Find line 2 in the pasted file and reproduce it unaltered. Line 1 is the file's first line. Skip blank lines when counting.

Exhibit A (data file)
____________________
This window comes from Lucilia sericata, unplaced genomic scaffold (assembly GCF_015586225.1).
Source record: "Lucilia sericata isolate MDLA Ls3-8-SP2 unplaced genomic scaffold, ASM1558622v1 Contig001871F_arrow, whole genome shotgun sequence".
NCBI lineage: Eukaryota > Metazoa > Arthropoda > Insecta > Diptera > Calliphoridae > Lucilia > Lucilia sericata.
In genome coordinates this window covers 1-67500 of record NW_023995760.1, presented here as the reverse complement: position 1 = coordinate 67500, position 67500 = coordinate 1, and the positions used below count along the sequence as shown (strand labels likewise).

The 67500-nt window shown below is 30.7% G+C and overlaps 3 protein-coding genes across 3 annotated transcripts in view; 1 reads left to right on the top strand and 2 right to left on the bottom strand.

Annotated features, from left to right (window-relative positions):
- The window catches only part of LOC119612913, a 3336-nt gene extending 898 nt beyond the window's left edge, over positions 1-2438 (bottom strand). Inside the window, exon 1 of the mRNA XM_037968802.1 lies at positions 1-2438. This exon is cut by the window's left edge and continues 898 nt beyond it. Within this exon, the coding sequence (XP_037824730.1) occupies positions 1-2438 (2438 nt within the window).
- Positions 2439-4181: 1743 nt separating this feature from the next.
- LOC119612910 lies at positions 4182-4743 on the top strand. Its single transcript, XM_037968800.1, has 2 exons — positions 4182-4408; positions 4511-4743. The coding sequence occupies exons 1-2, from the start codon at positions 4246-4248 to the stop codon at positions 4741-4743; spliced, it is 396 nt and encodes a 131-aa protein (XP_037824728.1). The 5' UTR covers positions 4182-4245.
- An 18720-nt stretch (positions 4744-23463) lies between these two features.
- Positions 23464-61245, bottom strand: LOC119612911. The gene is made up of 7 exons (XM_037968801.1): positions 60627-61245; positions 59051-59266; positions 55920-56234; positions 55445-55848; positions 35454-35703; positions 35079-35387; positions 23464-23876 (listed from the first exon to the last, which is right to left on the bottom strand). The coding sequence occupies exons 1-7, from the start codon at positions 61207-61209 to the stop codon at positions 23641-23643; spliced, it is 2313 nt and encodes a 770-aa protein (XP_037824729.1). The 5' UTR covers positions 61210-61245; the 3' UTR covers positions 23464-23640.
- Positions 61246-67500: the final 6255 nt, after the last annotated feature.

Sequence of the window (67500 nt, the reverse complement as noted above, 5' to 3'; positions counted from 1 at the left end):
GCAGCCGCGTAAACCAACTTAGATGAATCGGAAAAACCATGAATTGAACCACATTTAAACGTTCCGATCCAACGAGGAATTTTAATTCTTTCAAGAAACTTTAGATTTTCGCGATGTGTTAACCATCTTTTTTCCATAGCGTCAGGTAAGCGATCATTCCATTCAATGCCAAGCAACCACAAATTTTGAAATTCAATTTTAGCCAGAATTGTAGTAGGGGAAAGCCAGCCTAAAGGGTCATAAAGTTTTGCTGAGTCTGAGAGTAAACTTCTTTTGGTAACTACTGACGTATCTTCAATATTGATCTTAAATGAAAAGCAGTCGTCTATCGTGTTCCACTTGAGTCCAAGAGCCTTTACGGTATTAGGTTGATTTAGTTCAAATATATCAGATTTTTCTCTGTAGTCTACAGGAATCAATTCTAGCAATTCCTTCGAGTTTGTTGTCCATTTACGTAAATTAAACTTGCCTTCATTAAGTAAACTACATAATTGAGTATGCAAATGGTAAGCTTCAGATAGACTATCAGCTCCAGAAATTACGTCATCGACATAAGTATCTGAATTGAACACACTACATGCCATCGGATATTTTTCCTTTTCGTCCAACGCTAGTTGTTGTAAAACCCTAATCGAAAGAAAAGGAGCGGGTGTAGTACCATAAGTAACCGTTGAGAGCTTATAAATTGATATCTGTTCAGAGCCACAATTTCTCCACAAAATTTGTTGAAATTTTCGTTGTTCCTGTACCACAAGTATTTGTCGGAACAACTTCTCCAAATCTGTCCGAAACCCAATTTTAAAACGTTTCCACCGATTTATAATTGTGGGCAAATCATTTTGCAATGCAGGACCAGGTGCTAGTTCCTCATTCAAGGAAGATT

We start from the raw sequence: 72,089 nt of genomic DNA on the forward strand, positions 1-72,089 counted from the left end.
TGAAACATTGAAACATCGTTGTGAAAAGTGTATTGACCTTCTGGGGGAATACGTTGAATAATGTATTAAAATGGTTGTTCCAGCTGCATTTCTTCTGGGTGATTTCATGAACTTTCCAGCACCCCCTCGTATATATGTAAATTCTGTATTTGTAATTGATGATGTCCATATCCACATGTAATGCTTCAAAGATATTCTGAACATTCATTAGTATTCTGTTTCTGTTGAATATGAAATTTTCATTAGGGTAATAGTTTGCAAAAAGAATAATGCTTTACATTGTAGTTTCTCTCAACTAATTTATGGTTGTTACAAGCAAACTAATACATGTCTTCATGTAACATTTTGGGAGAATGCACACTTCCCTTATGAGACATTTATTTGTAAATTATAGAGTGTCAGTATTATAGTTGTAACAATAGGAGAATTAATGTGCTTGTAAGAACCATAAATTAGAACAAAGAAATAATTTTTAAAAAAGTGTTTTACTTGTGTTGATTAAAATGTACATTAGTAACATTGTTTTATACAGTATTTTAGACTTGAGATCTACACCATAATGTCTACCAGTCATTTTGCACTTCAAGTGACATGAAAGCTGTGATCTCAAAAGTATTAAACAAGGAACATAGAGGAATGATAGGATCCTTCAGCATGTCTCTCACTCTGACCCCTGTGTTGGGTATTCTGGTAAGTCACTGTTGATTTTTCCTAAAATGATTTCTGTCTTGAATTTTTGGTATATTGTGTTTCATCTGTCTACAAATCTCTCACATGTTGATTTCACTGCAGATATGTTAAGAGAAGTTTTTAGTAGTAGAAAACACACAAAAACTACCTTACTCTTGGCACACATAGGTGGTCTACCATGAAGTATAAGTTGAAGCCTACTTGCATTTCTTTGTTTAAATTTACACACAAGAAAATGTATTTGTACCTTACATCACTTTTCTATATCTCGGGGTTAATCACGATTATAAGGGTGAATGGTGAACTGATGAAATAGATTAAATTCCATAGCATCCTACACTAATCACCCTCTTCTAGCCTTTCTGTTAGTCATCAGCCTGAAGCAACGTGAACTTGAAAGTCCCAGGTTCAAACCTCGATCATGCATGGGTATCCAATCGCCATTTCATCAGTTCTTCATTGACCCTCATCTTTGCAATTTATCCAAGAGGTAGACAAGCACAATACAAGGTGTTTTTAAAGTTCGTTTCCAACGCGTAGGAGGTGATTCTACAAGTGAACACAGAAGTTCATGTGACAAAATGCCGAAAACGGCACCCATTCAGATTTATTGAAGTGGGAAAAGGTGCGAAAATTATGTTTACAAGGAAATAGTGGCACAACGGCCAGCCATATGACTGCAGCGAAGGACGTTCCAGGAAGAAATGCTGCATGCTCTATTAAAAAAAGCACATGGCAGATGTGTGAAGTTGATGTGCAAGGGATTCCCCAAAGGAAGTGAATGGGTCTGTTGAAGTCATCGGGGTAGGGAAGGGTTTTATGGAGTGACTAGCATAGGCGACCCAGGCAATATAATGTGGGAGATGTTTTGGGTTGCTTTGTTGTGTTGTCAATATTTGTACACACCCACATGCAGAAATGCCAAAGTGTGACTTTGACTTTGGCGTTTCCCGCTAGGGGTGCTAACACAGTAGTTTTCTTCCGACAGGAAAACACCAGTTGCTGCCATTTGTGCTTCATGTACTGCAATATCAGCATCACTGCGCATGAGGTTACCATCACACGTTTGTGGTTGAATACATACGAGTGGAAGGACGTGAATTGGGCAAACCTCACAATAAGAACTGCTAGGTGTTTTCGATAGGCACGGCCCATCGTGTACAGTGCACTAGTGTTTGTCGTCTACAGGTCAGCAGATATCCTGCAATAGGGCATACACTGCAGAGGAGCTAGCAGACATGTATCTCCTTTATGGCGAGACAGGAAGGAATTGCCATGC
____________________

Source record: "Lucilia sericata isolate MDLA Ls3-8-SP2 unplaced genomic scaffold, ASM1558622v1 Contig001871F_arrow, whole genome shotgun sequence".